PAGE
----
The annual Veterans’ Affairs Battle of Passchendaele multi-media competition was launched in 2011 by Judith Collins as a way of ensuring that New Zealand’s sacrifice on the Western Front was not forgotten, and that New Zealand’s young people continue to be aware of the heroism that took place in the fields of Belgium. This year’s winners have recently been announced – the adjudicators were unable to decide between two worthy entries so they have given a joint first prize to two recipients for the first time! See Amanda Yang’s poem here  http://www.nzherald.co.nz/bay-of-plenty-times/news/article.cfm?c_id=1503343&objectid=11866862 The second winner was Neakiry Kivi who submitted an original piano composition entitled “Scenes from Passchendaele”. As in past years each winner received a $2,000 education contribution and will travel to Belgium to attend the Battle of Passchendaele centenary commemoration as part of the New Zealand Defence Force Youth Ambassador programme, together with the winner and runner-up from 2016.

The Battle of Passchendaele

The Passchendaele Offensive began on July 31st, 1917. The official name of the battle was the Third Battle of Ypres. Most around the world refer to it as the Battle of Passchendaele, however most countries have different dates when referring to the “Battle of Passchendaele”. Here in New Zealand ‘our’ Battle of Passchendaele began for us on October 4th and ended on October 18th when we were finally relieved from the frontline. However what is important to realise about La Basse-Ville (see above story) is that the New Zealand Division was part of the Passchendaele Offensive on the very first day and that it was unknown for a long time. We have the duty to pass this important fact on as much as possible to make awareness of the deeds of NZ-ers during WWI.

In the early morning of the 31st July 2017, there will be a dawn service in Langemark to mark the start of the Battle of Passchendaele. The starting off point was the Pilkem Ridge.

To learn more about the new Zealanders involved in the beginning of the battle refer to: https://nzhistory.govt.nz/war/western-front-1917

Passchendaele Society member Dominique Cooreman from Belgium (but now living in New Zealand) has done a lot of research on the battle and wrote the book: “La Basse-Ville 1917: New Zealand Voices from Flanders Fields” which is well worth the read. As there is no official commemoration to be held at La Basse-Ville, Dominique will look after New Zealanders visiting this somewhat forgotten place on 31st July where she will organise a lunch and a guided walk. For more information refer to her Facebook page: https://www.facebook.com/search/top/?q=la%20basse-ville1917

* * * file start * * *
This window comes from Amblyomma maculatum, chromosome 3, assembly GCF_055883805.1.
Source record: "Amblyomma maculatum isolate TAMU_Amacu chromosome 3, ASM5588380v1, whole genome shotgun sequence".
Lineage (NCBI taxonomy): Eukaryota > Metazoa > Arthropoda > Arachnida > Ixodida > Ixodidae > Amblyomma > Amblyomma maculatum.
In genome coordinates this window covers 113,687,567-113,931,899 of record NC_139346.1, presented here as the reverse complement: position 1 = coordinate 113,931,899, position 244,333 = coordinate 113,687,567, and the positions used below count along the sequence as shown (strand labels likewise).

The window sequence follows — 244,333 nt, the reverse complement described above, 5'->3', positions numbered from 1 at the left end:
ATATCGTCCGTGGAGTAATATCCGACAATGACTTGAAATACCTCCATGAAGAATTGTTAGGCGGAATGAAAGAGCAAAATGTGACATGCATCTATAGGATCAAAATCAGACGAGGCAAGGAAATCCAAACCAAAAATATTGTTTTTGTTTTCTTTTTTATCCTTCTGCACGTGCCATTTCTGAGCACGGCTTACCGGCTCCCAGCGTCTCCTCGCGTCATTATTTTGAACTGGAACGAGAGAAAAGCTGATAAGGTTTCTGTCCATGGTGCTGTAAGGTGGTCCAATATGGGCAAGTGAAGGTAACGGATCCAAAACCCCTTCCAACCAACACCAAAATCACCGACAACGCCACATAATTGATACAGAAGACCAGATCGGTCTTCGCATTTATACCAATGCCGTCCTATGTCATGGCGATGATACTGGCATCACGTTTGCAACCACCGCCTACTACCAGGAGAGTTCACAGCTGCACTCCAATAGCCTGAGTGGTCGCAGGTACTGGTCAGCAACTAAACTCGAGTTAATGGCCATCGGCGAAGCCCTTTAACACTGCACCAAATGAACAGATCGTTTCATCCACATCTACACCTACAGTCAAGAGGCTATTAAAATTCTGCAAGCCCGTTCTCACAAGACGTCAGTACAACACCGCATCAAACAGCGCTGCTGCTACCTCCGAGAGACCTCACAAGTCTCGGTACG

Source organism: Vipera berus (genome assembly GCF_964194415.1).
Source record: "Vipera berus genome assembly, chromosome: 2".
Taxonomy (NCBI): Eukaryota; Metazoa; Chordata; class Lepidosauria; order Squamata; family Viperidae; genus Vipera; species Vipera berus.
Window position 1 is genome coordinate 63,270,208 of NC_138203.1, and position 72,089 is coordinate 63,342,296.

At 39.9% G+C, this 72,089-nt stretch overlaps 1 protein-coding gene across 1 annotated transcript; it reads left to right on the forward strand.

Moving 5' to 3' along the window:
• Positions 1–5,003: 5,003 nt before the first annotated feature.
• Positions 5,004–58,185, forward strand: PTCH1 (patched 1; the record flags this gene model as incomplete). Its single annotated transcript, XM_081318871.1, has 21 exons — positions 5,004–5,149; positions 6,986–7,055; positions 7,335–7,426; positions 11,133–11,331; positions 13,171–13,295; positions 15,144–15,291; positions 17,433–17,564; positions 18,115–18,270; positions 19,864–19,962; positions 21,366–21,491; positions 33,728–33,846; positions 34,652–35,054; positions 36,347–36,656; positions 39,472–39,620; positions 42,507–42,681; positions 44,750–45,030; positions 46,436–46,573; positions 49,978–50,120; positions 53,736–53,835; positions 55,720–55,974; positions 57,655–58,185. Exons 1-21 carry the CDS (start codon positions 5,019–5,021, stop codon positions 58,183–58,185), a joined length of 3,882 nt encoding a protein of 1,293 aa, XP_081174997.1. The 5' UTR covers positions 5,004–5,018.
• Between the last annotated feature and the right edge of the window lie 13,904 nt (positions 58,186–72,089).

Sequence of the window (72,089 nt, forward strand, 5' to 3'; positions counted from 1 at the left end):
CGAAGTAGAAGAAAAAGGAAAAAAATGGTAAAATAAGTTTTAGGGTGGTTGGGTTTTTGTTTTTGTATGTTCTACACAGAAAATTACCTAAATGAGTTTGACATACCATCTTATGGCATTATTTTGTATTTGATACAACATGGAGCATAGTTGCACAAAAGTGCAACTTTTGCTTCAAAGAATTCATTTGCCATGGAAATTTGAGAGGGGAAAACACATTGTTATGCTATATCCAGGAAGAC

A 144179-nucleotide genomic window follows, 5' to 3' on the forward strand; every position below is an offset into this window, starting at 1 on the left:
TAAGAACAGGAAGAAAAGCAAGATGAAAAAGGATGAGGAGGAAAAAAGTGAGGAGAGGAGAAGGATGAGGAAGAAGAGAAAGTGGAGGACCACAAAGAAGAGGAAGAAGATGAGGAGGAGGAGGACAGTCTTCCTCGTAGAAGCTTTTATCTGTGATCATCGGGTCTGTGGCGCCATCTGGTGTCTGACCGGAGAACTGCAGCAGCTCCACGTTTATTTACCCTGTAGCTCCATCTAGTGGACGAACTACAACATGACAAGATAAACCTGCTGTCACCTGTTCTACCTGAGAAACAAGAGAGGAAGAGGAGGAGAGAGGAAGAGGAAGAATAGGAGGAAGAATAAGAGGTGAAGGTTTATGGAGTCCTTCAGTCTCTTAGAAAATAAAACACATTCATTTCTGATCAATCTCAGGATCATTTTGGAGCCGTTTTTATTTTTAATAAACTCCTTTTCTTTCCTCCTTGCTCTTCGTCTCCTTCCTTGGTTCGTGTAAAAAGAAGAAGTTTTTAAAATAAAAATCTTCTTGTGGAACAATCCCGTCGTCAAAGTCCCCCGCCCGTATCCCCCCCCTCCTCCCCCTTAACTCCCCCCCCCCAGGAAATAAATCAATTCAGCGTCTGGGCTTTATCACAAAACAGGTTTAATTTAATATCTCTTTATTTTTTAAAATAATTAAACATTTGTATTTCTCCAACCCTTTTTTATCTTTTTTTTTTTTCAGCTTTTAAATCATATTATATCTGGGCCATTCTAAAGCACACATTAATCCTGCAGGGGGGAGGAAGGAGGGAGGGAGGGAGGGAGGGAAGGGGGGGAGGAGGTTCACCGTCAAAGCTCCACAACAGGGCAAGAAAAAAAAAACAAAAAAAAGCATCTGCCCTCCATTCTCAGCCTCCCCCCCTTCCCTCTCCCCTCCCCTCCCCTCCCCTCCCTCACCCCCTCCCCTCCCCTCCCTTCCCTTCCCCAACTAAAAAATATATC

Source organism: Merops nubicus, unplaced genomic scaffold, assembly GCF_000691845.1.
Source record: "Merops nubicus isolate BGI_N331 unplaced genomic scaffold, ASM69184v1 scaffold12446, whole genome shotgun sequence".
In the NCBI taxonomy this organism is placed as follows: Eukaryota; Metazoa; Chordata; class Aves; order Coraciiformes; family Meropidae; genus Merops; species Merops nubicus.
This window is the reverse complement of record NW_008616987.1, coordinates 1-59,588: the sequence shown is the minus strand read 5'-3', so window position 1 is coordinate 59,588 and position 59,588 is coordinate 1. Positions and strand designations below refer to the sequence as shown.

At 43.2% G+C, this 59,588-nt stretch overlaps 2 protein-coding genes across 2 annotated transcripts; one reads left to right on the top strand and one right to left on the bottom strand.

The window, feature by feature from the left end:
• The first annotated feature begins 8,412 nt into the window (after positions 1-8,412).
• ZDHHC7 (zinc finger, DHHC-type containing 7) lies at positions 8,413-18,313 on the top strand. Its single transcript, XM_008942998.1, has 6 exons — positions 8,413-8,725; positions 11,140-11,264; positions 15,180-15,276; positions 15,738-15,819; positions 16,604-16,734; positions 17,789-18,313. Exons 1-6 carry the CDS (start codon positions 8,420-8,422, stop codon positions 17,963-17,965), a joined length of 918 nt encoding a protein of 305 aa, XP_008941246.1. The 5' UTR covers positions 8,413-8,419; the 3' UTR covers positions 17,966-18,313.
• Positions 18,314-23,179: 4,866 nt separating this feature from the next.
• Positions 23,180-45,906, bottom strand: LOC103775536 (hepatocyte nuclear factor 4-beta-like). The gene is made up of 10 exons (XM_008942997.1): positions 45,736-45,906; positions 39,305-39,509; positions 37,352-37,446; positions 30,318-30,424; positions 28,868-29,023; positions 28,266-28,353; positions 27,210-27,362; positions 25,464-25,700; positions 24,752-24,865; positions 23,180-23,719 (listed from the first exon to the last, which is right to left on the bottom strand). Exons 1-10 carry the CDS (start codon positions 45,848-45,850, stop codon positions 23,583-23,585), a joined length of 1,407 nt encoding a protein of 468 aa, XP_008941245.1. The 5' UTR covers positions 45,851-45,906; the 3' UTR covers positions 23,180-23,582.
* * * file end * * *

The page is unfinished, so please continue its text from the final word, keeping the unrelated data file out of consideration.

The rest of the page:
Important Dates

The Fields of Remembrance Trust has taken up the initiative in organising with Eden Park in Auckland an event on October 4th to coincide with the 100th anniversary death of Dave Gallaher in the Battle of Broodseinde. Please check out their website for more details http://www.fieldsofremembrance.org.nz/

There will also be a commemoration at the New Zealand Memorial at ‘s Gravenstafel on October 4th 2017. ‘s Gravenstafel is a crossroad marking the successfully achieved objective for the New Zealanders on October 4th 1917 in our push for the Passchendaele Ridge. Karen Morris will represent the Passchendaele Society as our new Board Member and will lay a wreath on behalf of the Passchendaele Society. Stay abreast of developments via the WW100 website: http://www.ww100.govt.nz/battle-of-passchendaele-centenary

The Menin Gate Ceremony on October 11th will be focused on New Zealand. You are advised to be there by 7.30pm latest. All Kiwis will be welcome in Zonnebeke for the special Council meeting in the afternoon of October 11th. They will all then go together to the Menin Gate. It will be a good place to meet and greet for the people coming from the different parts of New Zealand and elsewhere. For more information please contact the Passchendaele Memorial Museum in Zonnebeke: www.passchendaele.be/en